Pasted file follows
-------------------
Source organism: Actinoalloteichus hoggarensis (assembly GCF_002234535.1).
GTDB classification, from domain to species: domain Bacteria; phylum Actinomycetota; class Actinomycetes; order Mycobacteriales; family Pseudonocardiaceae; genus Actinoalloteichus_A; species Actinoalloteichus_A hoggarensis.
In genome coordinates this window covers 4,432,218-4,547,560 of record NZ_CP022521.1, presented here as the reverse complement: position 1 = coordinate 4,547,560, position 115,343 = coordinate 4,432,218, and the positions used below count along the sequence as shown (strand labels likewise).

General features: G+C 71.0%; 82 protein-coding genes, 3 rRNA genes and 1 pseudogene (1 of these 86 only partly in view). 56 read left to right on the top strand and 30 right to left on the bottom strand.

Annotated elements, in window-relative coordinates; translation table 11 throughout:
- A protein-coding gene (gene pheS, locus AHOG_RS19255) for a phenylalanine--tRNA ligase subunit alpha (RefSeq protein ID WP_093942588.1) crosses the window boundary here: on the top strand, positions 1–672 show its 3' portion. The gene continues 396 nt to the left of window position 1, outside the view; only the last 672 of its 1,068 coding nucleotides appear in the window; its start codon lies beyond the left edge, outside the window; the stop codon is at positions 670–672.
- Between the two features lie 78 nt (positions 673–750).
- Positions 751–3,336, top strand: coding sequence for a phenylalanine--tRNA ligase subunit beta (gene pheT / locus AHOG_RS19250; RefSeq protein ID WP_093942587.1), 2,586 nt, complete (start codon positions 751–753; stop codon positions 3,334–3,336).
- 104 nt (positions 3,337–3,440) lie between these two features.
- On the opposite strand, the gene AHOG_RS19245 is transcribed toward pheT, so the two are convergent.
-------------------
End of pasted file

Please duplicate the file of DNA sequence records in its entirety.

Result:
Source organism: Actinoalloteichus hoggarensis (assembly GCF_002234535.1).
GTDB classification, from domain to species: domain Bacteria; phylum Actinomycetota; class Actinomycetes; order Mycobacteriales; family Pseudonocardiaceae; genus Actinoalloteichus_A; species Actinoalloteichus_A hoggarensis.
In genome coordinates this window covers 4,432,218-4,547,560 of record NZ_CP022521.1, presented here as the reverse complement: position 1 = coordinate 4,547,560, position 115,343 = coordinate 4,432,218, and the positions used below count along the sequence as shown (strand labels likewise).

General features: G+C 71.0%; 82 protein-coding genes, 3 rRNA genes and 1 pseudogene (1 of these 86 only partly in view). 56 read left to right on the top strand and 30 right to left on the bottom strand.

Annotated elements, in window-relative coordinates; translation table 11 throughout:
- A protein-coding gene (gene pheS, locus AHOG_RS19255) for a phenylalanine--tRNA ligase subunit alpha (RefSeq protein ID WP_093942588.1) crosses the window boundary here: on the top strand, positions 1–672 show its 3' portion. The gene continues 396 nt to the left of window position 1, outside the view; only the last 672 of its 1,068 coding nucleotides appear in the window; its start codon lies beyond the left edge, outside the window; the stop codon is at positions 670–672.
- Between the two features lie 78 nt (positions 673–750).
- Positions 751–3,336, top strand: coding sequence for a phenylalanine--tRNA ligase subunit beta (gene pheT / locus AHOG_RS19250; RefSeq protein ID WP_093942587.1), 2,586 nt, complete (start codon positions 751–753; stop codon positions 3,334–3,336).
- 104 nt (positions 3,337–3,440) lie between these two features.
- On the opposite strand, the gene AHOG_RS19245 is transcribed toward pheT, so the two are convergent.